Well I'm not so snap out of it!
Risotto is nothing to be scared of. In fact it is something to love. And a great recipe to have in your back pocket. Why is that? Because it is like a blank canvas on the road to flava town. Add anything you want to it and I guarantee it will taste great. The worst part about it though is that it takes a long time (in a student's world 45-1 hr means 3 chapters read or 2 tv episodes watched online). And you can't set it and forget it.
And as you know, my philosophy with cooking is to make something with the lowest price but has the greatest impact (whether it is quantity or fanciness). So master this technique and you can impress the pants off of anyone.
First to know... risotto is a STYLE of cooking something (mostly rice). A technique if you may, of adding a liquid to a grain to get a creamy consistency. You can make risotto with many different grains such as barley for example, but it is typically made with rice. The rice used in typical risotto is ABORIO rice.
This is a very common misconception. But all cleared up now thank you.
Let me take you step by step to a non professional chef's version (aka. ME).
For basic plain risotto:
- 1 1/2 cup Aborio rice (first timers, use this kind, once you get better you can experiment with different types)
- 4 cups of liquid (honestly stock - chicken or veg - really makes a difference in flavour, but we are on a budget so I understand if you need to use water. Or at least to half and half)
- 1 small onion (or shallot)
- 4 Tbsp of butter
- 1/2 cup of dry white wine (I know..$$$ but you can omit this... but then you have to use stock! trust me)
- 1/2 cup of parm cheese
- Salt and pepper
Have everything ready before you start cooking. Meaning you will need a large saucepan/pot for your risotto and you will need a large pot to heat up your liquid. This is extremely important because you will be adding the liquid to the rice throughout the process. And you add HOT LIQUID to a HOT PAN or else...something something... think about it.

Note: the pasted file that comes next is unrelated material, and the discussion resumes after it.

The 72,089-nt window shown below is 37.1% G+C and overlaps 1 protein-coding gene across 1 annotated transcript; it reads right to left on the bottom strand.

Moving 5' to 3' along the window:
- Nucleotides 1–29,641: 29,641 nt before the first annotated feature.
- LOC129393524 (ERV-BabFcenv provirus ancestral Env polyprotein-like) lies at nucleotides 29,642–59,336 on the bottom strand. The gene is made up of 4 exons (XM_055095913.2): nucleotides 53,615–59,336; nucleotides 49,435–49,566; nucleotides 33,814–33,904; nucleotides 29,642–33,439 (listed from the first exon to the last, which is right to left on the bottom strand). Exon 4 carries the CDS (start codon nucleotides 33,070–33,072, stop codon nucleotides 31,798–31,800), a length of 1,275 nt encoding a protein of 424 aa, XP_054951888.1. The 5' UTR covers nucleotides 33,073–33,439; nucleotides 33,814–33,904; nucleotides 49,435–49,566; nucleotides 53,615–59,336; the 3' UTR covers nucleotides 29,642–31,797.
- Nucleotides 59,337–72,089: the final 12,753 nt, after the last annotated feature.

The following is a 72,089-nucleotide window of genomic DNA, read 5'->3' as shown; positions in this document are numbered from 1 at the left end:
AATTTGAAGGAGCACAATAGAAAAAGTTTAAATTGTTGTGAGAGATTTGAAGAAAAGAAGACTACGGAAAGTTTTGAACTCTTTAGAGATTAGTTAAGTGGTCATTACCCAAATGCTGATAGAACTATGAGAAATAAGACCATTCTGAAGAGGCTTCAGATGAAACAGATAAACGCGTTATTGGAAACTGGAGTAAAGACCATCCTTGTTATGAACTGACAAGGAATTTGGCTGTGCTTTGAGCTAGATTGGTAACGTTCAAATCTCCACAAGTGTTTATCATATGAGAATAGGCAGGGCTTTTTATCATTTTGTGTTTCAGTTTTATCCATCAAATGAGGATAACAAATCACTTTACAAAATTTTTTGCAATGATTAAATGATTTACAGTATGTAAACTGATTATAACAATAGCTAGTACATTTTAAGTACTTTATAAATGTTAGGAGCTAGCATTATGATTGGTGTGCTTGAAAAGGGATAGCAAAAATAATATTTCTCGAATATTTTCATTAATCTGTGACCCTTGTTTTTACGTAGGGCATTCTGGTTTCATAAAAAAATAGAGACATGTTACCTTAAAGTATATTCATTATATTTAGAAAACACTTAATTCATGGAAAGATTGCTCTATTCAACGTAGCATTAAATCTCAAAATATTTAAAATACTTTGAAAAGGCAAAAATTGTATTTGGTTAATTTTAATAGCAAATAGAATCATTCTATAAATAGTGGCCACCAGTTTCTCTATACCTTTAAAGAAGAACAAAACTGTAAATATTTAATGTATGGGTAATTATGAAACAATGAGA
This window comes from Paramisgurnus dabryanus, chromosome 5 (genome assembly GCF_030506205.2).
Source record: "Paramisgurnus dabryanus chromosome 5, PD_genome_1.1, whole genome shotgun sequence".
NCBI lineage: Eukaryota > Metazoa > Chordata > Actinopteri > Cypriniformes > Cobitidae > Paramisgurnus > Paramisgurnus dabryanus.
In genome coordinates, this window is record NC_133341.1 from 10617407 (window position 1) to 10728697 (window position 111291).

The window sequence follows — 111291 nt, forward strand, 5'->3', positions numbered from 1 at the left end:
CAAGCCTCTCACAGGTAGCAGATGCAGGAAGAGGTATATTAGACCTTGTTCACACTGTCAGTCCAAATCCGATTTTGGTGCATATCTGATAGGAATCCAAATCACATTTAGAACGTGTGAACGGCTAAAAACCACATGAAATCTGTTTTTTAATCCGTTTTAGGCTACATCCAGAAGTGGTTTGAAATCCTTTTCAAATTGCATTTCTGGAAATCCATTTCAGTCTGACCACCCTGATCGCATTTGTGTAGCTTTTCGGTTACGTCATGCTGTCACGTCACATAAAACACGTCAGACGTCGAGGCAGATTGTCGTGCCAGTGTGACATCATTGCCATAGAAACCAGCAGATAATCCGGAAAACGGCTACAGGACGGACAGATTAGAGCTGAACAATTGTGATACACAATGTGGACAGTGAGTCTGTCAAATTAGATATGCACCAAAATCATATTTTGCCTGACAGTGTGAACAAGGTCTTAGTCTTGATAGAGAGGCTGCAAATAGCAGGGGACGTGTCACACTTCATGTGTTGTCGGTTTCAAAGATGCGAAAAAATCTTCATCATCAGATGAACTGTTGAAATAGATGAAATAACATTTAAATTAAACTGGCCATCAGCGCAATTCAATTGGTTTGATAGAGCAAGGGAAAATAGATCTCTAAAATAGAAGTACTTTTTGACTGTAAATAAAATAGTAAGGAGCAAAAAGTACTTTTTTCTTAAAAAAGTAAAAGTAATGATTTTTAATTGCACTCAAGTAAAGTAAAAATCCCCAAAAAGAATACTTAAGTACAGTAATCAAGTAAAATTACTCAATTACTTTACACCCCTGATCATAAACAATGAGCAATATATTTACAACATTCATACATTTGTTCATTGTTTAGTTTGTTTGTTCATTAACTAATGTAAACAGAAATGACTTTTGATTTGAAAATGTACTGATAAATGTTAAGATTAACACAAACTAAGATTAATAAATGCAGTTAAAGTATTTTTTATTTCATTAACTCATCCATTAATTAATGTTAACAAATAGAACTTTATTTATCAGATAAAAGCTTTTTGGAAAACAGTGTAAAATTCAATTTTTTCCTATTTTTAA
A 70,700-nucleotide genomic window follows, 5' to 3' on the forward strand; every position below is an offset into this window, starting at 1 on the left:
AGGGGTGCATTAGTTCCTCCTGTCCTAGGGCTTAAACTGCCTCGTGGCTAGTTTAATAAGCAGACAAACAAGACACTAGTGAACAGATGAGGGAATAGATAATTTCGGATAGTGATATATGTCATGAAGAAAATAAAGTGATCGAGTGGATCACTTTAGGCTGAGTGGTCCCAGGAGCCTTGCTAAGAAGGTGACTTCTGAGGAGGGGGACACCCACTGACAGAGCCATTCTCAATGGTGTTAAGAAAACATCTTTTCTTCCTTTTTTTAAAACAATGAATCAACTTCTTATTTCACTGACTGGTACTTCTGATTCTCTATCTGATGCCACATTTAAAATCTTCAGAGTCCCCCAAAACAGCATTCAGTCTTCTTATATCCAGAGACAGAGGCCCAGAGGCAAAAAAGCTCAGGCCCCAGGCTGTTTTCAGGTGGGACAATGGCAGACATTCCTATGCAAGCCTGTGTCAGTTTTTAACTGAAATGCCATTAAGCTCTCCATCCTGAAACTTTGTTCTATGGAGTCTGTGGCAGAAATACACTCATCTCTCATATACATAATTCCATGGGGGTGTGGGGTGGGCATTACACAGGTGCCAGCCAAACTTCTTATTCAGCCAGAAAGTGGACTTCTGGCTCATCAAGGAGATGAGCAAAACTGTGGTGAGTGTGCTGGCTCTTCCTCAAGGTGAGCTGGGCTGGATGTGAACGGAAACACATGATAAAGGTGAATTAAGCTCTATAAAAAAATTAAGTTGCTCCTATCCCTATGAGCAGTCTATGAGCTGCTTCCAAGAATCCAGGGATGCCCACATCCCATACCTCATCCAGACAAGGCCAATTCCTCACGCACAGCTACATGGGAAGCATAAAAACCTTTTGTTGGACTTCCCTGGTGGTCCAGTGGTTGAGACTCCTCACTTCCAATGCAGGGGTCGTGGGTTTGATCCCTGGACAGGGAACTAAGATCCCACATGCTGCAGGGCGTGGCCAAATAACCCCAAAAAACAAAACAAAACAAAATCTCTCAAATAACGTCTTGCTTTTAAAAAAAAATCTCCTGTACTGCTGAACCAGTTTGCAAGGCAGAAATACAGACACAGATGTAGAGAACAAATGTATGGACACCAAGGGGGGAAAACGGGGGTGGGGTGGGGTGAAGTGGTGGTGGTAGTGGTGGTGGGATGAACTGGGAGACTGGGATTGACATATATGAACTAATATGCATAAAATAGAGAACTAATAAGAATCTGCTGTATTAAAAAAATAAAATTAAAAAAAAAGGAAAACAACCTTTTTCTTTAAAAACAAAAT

Chop up you onion finely as well.
Over medium heat in a sauce pan/pot melt 2 Tbsp of butter and saute onion until translucent. Not until burnt. and the onions have soaked up the buttery goodness. For approx. 5-8 minutes.
Add aborio rice and toss around until the actual rice begins to change colour, slightly golden. We are toasting the rice, adds excellent flavour. Approx. another 8 minutes. Stir constantly and keep a close eye on it.
Add the dry white wine. Sizzle sizzle. Stir and allow the alcohol to cook out and the liquid disappear. Approx. 3-5 minutes.
Now the fun start happens. Add the hot broth one ladle at a time. You add a ladle of broth to the risotto, stir the risotto until the liquid has been sucked up by the rice and then you add some more broth. Now you don't have to stir so much that your arms falls off, because you don't want to over work it, but you do need to give it some love. So don't go sit on the couch and watch tv, that will be neglecting it. This whole process will take the longest, approximately 30 minutes and the risotto will now have doubled in size.
Once you have approx. 2 ladles of liquid left, this is when you would add you "other" ingredients (mushrooms, peas, asparagus, etc). Taste the risotto, get a feel for the texture. Some people really like it al dente (a bit of a crunch) - actually this is the traditional way to eat it. But I don't like it. So I keep going a bit (I don't like mush though..so do not over cook it) but I may even have to add a bit of water if I run out of stock. Just TASTE IT, you will know when you like it.
Add the parm cheese and the remaining butter and give it a final stir. Glossy, buttery, cheesy goodness.
CONGRATS! YOU JUST MADE RISOTTO! See! It wasn't THAT bad. Just took a lot of time right? But now you have just unleashed a beast.
Stay tuned for my Lemon, Asparagus, Pea and Goat Cheese Risotto